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Old 10-16-2018, 01:52 PM   #1
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Fresh water tank filling up with water.

I have an 2017 Forest River Surveyor 243RBS and it is hooked up to campground water. It stays there all year. Why would my water tank fill up without using the water pump? I emptied it and it still has water dripping from the drain a week later.
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Old 10-16-2018, 02:04 PM   #2
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Sounds like the check valve in your water pump went bad.

You don't need to replace the water pump, however.

You can buy a brass check valve at Camping World or other RV parts store and put it in line to stop the city water from flowing back through the pump and into the fresh water tank.

Take less than five minutes and basically no tools to fix.
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Old 10-16-2018, 05:33 PM   #3
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This topic surfaces every so often. Although the solution has merit, the posts do not clarify the where and justification for that position. So I asked for that info and received no response to date.
The positions are quantified in the poll. http://www.forestriverforums.com/for...ml#post1947559
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Old 10-16-2018, 06:02 PM   #4
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Try this:
Shut off city water outside.
Open any faucet inside and let it run until the water stops.
Leave faucet open.
Turn on water pump and let it run for 30 sec.
Close faucet.
turn off water pump.
Reconnect the city water.


If the water pump gets turned on when connected to city water, it can cause the backflow valve to seat improperly. The above reseats it.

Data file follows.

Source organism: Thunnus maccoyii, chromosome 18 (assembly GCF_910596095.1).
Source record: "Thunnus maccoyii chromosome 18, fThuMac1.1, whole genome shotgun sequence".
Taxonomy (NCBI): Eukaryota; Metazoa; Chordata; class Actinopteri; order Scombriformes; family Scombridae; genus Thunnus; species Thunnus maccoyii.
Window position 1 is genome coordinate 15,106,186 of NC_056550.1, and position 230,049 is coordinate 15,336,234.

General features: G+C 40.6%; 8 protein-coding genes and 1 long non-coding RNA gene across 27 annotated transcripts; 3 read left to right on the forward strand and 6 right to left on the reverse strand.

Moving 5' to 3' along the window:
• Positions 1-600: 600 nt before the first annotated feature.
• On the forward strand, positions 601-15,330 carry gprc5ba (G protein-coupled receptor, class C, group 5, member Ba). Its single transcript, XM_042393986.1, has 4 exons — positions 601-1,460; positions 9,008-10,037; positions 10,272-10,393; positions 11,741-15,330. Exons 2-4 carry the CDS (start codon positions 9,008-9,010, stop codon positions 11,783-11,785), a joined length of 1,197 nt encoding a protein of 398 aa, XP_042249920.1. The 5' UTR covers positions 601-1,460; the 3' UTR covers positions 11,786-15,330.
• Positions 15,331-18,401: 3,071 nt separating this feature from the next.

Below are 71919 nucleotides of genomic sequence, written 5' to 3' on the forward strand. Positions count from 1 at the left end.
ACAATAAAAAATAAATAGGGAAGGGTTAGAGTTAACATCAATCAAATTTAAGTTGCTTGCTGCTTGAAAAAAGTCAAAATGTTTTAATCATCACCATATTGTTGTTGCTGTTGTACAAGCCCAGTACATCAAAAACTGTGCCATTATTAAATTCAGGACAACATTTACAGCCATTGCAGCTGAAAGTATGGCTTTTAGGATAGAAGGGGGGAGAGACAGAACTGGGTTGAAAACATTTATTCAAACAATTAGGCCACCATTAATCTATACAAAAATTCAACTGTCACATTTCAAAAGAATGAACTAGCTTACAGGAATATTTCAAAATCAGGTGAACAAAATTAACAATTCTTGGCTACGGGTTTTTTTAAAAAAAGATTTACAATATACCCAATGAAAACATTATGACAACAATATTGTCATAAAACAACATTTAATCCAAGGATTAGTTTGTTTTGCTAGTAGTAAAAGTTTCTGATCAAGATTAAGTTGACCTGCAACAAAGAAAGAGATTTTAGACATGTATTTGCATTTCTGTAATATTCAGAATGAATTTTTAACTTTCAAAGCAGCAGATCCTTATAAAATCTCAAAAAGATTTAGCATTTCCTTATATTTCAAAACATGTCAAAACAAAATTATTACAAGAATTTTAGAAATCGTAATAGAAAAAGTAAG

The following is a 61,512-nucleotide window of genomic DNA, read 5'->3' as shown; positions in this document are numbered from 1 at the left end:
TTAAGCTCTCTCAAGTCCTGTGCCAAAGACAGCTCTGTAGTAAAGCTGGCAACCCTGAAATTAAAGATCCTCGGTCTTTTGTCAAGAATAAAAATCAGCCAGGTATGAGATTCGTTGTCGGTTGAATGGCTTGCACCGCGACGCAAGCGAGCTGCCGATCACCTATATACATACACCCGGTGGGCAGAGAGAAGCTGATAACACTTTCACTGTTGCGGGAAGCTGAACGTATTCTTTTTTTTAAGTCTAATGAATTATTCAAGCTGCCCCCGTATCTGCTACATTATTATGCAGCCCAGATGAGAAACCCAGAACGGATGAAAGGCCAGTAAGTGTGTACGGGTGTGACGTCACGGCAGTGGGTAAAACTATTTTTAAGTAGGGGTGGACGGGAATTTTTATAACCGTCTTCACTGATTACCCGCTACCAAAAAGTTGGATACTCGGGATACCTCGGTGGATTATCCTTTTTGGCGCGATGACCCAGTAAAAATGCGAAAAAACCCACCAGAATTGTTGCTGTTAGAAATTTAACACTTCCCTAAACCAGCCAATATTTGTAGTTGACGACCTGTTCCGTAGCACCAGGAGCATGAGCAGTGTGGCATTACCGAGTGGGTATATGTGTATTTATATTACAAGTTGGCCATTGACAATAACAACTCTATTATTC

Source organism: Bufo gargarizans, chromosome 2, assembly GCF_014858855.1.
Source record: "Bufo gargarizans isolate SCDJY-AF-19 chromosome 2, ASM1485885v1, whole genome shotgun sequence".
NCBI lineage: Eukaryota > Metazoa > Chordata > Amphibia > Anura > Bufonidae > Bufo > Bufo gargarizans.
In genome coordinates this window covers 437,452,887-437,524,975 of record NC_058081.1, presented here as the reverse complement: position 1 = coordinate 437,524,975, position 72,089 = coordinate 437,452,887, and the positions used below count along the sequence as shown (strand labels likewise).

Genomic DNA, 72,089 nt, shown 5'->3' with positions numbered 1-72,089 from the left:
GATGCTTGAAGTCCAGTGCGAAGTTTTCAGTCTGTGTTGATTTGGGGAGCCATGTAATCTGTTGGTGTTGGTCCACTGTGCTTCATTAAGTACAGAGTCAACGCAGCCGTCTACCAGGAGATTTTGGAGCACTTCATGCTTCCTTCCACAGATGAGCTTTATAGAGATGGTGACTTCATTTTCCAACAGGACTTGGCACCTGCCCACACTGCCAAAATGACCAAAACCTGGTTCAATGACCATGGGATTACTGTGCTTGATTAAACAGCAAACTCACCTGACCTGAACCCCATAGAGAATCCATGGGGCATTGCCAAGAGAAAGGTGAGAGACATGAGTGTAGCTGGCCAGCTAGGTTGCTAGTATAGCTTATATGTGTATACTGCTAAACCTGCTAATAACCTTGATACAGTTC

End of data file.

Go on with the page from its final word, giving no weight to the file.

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Old 10-17-2018, 07:52 AM   #5
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This just happened to me in El Reno, OK.

I shut off city water.
Turned on water pump and let it run a few minutes into gray tank.
I shut off water pump.

I opened fresh tank drain valve and drained fresh tank completely until it stopped dripping. I left it open.

I then turned on city water to check if the check valve had seated.
It was still dripping slowly.

I shut off city water and repeated with running pump briefly. It was mostly dry, but spinning the motor still pushed the water out. I turned it off.

When I turned on the city this time, no drips. Closed fresh water drain valve and put a few gallons back in for the next leg of our trip.

I did buy a 1/2 inch NPT brass one way check valve and nipple in case it happens again.

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Old 10-17-2018, 08:06 AM   #6
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Why that works:

Inside the valve assembly in the water pump head is a rubber check valve that allows water to pass when the pump is running, but close when the city water pressure is higher than the pump pressure (zero when its off). This prevents the motor from spinning backwards and filling the fresh water tank.

Sometimes crud from the fresh tank will get trapped under the rubber flapper allowing water to slip under the valve and fill the fresh tank.

Sometimes, running the pump will flush that crud into the cold water pipes clearing the obstruction.

On older pumps, the rubber valve can deteriorate and leak. In this case, rebuilding the pump or replacing it will be your choices.

For the thrifty, you can just add a one way check valve between the pump outlet and the camper's water pipes. Make sure the arrow on the valve points away from the pump!
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Old 10-17-2018, 08:33 AM   #7
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Quote:
Originally Posted by Herk7769 View Post
Why that works: